Russia’s Kilo-II Class Submarines Have Some Truly Impressive Weapons
The ‘Black Hole’ can learn some new tricks—it would seem.
The Russian Navy’s effort to upgrade its Pacific Fleet has continued in earnest this year. Over the summer Moscow announced that the Pacific Fleet would receive fifteen new warships and supply vessels that would operate in the Far East by the end of this year. Last week the Russian Navy inched closer to those goals when it announced that the Project 636.3 diesel-electric submarine Volkhov would enter service with the Pacific Fleet on Oct. 24.
“The submarine Volkhov, the second in a series of six ships under construction at the Admiralty Shipyard for Russia’s Pacific Fleet, will be accepted for service with the Russian Navy on October 24 in compliance with an order by Navy Commander-in-Chief Admiral Nikolai Yevmenov,” Russian Navy spokesman Captain 1st Rank Igor Dygalo told Tass.
The ceremonial raising of the St. Andrew’s flag, Russia’s naval ensign, aboard the submarine will take place at the Admiralty Shipyard.
The submarine, which was laid down in 2017 and floated out in December 2019, completed its sea trials over the summer. From the end of June to the end of July the shipbuilders checked the sub’s sonar, radar, communications and life-support systems as well as other equipment. The Volkhov also successfully accomplished its planned submergences, while all the systems and mechanisms were reported to have operated in the normal mode and in complete compliance with the stated operational characteristics.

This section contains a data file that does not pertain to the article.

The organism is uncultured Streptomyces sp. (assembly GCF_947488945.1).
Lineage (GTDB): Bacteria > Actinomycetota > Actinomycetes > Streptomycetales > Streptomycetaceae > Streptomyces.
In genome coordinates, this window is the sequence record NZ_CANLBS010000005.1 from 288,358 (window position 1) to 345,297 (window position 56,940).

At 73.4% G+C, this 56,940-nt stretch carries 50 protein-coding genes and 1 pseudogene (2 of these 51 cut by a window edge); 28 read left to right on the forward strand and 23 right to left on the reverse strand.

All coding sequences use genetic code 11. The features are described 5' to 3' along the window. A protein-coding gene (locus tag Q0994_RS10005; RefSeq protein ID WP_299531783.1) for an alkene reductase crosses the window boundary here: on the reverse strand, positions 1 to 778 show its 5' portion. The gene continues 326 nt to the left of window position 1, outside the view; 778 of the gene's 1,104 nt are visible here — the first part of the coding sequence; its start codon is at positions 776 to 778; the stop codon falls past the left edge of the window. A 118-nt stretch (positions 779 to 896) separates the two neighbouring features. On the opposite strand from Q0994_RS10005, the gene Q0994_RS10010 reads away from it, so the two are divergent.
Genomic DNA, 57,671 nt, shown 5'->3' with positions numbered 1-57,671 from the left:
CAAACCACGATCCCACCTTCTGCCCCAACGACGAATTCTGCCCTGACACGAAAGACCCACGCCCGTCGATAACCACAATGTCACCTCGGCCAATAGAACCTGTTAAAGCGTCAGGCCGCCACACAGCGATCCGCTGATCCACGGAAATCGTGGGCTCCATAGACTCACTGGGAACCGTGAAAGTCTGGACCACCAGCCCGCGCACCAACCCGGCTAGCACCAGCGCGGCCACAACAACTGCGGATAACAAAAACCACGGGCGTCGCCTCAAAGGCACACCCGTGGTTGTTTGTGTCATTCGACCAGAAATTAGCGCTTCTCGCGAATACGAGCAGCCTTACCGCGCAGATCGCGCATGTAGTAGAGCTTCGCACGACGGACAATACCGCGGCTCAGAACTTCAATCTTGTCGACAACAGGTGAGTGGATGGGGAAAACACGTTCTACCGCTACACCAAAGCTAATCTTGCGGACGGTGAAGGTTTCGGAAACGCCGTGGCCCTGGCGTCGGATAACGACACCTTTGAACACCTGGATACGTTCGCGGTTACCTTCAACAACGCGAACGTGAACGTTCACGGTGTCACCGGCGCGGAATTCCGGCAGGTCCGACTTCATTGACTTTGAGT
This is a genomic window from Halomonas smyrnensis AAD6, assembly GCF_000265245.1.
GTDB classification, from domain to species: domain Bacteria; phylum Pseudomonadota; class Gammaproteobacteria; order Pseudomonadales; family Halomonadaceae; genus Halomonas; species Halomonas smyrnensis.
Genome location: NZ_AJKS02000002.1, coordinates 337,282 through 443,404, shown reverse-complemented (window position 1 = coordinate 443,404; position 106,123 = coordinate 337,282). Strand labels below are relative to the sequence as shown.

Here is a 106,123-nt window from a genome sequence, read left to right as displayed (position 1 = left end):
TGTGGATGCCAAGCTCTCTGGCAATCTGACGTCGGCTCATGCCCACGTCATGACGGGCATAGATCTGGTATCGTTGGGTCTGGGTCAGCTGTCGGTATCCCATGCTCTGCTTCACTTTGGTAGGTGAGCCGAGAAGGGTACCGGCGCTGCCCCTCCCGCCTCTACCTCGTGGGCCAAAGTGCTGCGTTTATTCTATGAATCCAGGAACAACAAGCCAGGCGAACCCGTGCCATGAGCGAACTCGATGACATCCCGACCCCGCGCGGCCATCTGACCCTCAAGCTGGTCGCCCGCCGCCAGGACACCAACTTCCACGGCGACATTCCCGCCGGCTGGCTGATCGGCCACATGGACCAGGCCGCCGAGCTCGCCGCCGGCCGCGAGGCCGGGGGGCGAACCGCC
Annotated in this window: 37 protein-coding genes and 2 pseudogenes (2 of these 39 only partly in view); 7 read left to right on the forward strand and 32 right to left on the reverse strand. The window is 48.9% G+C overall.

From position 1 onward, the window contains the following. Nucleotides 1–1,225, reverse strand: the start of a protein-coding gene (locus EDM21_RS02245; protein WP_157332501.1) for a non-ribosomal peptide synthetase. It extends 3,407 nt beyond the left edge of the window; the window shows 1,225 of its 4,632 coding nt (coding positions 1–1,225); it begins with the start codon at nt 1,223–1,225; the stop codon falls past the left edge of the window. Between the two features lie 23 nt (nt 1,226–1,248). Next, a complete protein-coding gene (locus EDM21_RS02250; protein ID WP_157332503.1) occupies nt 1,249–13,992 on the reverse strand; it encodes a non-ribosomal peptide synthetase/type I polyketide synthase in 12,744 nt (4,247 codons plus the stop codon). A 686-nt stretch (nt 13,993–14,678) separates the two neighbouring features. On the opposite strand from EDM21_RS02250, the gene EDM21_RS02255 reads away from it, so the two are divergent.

Second of Six
The Project 636.3 Varshavyanka-class submarines (NATO reporting name: Improved Kilo-II) has been referred to as the third generation of large diesel-electric underwater cruisers in service with the Russian Navy. The improved Kilo-class subs, which have been nicknamed “Black Holes” by the U.S. Navy, are meant for operations in shallower, coastal waters and are tasked with anti-ship and anti-submarine warfare. They carry a crew of fifty-two submariners.
The Volkhov is the second of the six diesel-electric submarines built by the Admiralty Shipyard for the Pacific fleet. The first boat of this Project, the Petropavlovsk-Kamchatsky, was delivered to the Navy last December, while the Admiralty Shipyard is currently constructing two more submarines of this type for the Pacific Fleet: the Magadan and the Ufa.
Russia has been steadily increasing its submarine fleet in recent years, and three of the Varshavyanka-class submarines were also delivered by Admiralty Shipyards to Russia’s Black Sea Fleet in 2014.
The Project 636.3 submarines are 74 meters long and displace more than 3,900 tons, and due to their strong hull, the submarines have an operational depth of 240 meters and can dive to a maximum depth of 300 meters. The submarines have an operational range of up to 7,500 miles. The Russian submarines have been considered among the world’s quietest underwater cruisers, and the boats can travel at speeds of up to twenty knots, while they have sea endurance of forty-five days.
The boats are armed with Kalibr-PL cruise missiles that are launched from torpedo tubes from the sub’s submerged position. They are also furnished with modern radar and communications systems, sonars and 533-millimeter torpedoes.
Peter Suciu is a Michigan-based writer who has contributed to more than four dozen magazines, newspapers and websites. He is the author of several books on military headgear including A Gallery of Military Headdress, which is available on Amazon.com.
Image: Flickr / rhk111